5 people x 22 day Atlantic crossing = A TON of food. 3 cart loads for this run. All the fresh food will be bought and stored a day before leaving in Gibraltar and then again in the Canary Islands. Good thing they delivered!

5 people x 22 day Atlantic crossing = A TON of food. 3 cart loads for this run. All the fresh food will be bought and stored a day before leaving in Gibraltar and then again in the Canary Islands. Good thing they delivered!

now that we've got it, we need to find room to store it!

now that we've got it, we need to find room to store it!

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a visit from sophie's parents

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a visit from sophie's parents

Before we ever started on this grand adventure, we were informed and educated about not being able to commit to any timeframe WHATSOEVER. This is absolutely the truth. We know it now firsthand. This wouldn't be such a problem if we didn't happen to have people coming to visit from far away. For Matt and Jess' visit I'd say we had beginner's luck. Our plans to make it to Ibiza were pretty spot on. For my parent's visit, different story. Its not to say we didn't have a terrific time on the boat, its just that we never made it to the Balearic Islands... They are troopers and were game for any place we'd take them :-) and that's why they are amazing people to travel with!

They flew to Madrid and then took the train to Alicante, loaded with a few, no, a lot! of necessary items for us, and met us aboard Shift. We leisurely sailed the next day to Mar Menor with perfect conditions and stayed in Tomas Maestro Harbor. Summer weather has gone so temperatures are on the chillier side. Since we had to have our dinghy refitted for new tubes, the original 1 week timeframe turned to 2 or 3 and going to the Balearic Islands without it wasn't feasible.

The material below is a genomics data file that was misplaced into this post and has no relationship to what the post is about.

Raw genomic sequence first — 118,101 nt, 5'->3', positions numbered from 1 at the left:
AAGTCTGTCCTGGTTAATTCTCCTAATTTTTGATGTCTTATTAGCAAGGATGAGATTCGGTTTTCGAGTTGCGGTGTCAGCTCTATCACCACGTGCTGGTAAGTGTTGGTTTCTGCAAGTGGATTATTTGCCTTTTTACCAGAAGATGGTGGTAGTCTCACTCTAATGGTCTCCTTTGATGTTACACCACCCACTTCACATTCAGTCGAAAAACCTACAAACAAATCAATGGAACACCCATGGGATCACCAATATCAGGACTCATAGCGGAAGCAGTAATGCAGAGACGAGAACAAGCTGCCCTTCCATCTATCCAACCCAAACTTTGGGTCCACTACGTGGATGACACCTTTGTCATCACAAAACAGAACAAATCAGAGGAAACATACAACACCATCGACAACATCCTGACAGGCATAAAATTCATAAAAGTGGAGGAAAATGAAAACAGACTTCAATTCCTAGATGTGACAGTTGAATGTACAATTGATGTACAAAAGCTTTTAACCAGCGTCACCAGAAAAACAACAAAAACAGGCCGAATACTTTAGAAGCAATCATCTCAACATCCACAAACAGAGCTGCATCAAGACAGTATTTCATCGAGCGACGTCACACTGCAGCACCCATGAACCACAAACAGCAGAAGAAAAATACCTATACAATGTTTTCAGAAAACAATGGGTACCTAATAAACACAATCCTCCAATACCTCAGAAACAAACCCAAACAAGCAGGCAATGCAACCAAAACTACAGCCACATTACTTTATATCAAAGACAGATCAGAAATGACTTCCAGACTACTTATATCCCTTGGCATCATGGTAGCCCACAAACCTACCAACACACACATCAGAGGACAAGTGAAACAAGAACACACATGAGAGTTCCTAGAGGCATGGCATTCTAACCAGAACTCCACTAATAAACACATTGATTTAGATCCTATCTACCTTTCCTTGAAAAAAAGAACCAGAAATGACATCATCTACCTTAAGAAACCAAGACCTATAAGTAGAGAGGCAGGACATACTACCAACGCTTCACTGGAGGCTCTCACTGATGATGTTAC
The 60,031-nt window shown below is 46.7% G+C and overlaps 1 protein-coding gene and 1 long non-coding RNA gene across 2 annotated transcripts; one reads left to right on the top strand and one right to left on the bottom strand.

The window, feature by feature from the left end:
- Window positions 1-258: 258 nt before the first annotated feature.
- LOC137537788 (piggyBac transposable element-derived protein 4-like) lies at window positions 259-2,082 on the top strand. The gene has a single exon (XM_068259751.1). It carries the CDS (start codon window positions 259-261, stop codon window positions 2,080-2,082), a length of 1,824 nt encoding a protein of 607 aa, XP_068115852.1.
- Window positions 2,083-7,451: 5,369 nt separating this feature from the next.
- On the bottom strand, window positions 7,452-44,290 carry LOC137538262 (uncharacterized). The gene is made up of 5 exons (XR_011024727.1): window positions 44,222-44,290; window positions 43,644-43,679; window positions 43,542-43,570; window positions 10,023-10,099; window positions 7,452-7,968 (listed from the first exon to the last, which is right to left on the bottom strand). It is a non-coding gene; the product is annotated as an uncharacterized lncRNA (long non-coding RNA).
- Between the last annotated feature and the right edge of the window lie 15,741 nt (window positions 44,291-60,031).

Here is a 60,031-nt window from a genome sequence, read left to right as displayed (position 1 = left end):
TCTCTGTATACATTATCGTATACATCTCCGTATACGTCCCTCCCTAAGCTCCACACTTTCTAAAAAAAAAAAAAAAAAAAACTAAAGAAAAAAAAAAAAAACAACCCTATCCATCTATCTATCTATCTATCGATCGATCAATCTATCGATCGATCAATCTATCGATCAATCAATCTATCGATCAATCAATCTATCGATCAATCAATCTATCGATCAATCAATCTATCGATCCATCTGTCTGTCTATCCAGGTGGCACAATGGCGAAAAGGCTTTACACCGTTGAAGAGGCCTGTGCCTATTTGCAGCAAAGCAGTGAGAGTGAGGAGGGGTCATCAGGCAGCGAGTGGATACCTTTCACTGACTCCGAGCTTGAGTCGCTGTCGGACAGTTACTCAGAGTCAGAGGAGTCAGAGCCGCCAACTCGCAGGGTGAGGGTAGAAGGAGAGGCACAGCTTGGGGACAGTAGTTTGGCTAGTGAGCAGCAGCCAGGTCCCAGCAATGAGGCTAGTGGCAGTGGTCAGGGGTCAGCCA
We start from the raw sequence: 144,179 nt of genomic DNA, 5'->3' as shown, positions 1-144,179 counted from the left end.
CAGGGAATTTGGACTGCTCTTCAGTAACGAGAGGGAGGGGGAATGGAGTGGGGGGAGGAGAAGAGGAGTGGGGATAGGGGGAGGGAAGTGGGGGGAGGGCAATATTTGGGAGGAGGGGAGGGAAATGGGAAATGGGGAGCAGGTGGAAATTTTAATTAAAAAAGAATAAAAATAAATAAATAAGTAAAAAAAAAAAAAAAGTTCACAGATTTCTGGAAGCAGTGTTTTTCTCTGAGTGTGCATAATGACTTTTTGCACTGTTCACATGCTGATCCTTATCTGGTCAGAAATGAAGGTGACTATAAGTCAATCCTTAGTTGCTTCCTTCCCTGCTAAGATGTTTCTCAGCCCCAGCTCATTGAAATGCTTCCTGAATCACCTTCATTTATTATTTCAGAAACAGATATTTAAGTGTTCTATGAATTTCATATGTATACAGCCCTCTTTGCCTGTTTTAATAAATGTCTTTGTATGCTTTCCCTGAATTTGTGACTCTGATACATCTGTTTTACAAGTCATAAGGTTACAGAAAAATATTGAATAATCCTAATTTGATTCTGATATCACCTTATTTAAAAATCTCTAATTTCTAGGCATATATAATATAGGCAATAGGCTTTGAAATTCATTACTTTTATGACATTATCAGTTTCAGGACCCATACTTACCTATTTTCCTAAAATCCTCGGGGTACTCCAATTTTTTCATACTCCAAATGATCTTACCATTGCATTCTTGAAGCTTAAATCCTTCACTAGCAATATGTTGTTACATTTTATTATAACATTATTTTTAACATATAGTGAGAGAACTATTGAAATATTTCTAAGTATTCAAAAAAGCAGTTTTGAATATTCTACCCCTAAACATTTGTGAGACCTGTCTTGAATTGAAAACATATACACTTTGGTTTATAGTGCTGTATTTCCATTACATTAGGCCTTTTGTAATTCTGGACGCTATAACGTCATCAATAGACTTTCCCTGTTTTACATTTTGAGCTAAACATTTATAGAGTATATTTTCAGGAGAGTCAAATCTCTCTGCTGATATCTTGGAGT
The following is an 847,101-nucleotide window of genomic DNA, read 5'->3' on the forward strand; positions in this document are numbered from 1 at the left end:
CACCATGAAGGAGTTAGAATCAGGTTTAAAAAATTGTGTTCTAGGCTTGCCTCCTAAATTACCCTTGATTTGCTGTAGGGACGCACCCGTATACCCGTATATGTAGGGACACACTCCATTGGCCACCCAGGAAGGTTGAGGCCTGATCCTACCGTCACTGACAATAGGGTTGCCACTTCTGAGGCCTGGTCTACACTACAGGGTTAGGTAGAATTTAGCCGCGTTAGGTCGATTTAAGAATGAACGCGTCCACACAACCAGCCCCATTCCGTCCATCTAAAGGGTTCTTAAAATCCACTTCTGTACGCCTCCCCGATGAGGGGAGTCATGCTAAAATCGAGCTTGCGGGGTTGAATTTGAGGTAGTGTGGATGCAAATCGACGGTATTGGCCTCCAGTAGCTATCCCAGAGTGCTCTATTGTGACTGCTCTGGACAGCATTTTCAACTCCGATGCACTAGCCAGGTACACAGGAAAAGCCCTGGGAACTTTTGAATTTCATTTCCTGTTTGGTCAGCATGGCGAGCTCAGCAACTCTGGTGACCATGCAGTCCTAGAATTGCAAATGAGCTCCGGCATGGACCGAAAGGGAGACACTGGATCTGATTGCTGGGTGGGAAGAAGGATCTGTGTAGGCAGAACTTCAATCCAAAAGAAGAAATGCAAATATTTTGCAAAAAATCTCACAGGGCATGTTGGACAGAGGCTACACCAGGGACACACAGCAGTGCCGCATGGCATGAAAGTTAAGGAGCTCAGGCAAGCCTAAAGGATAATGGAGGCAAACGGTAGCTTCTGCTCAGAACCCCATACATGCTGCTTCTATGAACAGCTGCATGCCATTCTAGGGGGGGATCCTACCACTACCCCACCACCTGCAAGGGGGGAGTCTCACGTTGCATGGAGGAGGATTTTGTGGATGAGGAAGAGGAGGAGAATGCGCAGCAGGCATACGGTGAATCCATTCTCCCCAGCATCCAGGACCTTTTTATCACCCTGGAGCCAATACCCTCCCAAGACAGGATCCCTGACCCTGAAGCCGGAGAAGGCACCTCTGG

So, the plan was to keep going to Cartagena but by the time we passed the point and headed directly into the wind and swell for a few hours, we turned around and went back to Tomas Maestre. That was the swelliest and roughest water we'd sailed so far and it was no fun. My mom deserves all the medals in the world for how brave she was - her grip on the table and look in her eyes showed she was not in a happy place! But she never complained or let us know how terrified she really was. I have no idea why! Anais on the other hand was loving the rodeo - she got a full ocean shower from the hatch above [which should've been tightly closed] and laughed and laughed. She was made for this stuff! The return was successful and we celebrated in a great restaurant that night. Nature won and we are reminded to respect it. The forecast for the next few days was much more favorable and it was well worth waiting. The passage the 2nd time around was a breeze and I've never seen my parents so relieved!

Our first time through Cartagena was much too quick so we were excited to go back and see more of it. Its a city rich in history and culture and we soaked it all in. Because the weather forecast was unfavorable going north, we opted to rent a car and visit Valencia for the last days my parents were with us. None of us had been and it was only a 3 hour drive from Cartagena. It was the first time we'd leave Shift and sleep on land since september.

We booked a great apartment in the city and drove via the coastline to Valencia. Our lunch stop in Carpe was mediocre and we got drenched in the rain. Exactly what we were avoiding while on the boat. Glad to have rented the car. Its been a change to be in the city and we've enjoyed it. The old part of town was perfect to meander and wander around. Andreas' mom drove from Madrid to meet us as well.
Valencia is a great town near the ocean with a converted old river path that meanders through the city with perfect bike trails and awesome museums. There were bikes to rent next door to the apartment so we were able to enjoy riding to the ultra modern science museum. For our last day we drove out to the Albufera national park where rice is cultivated and is a bird paradise. And we were finally able to have a traditional Valenciana paella - yum, yum, yum!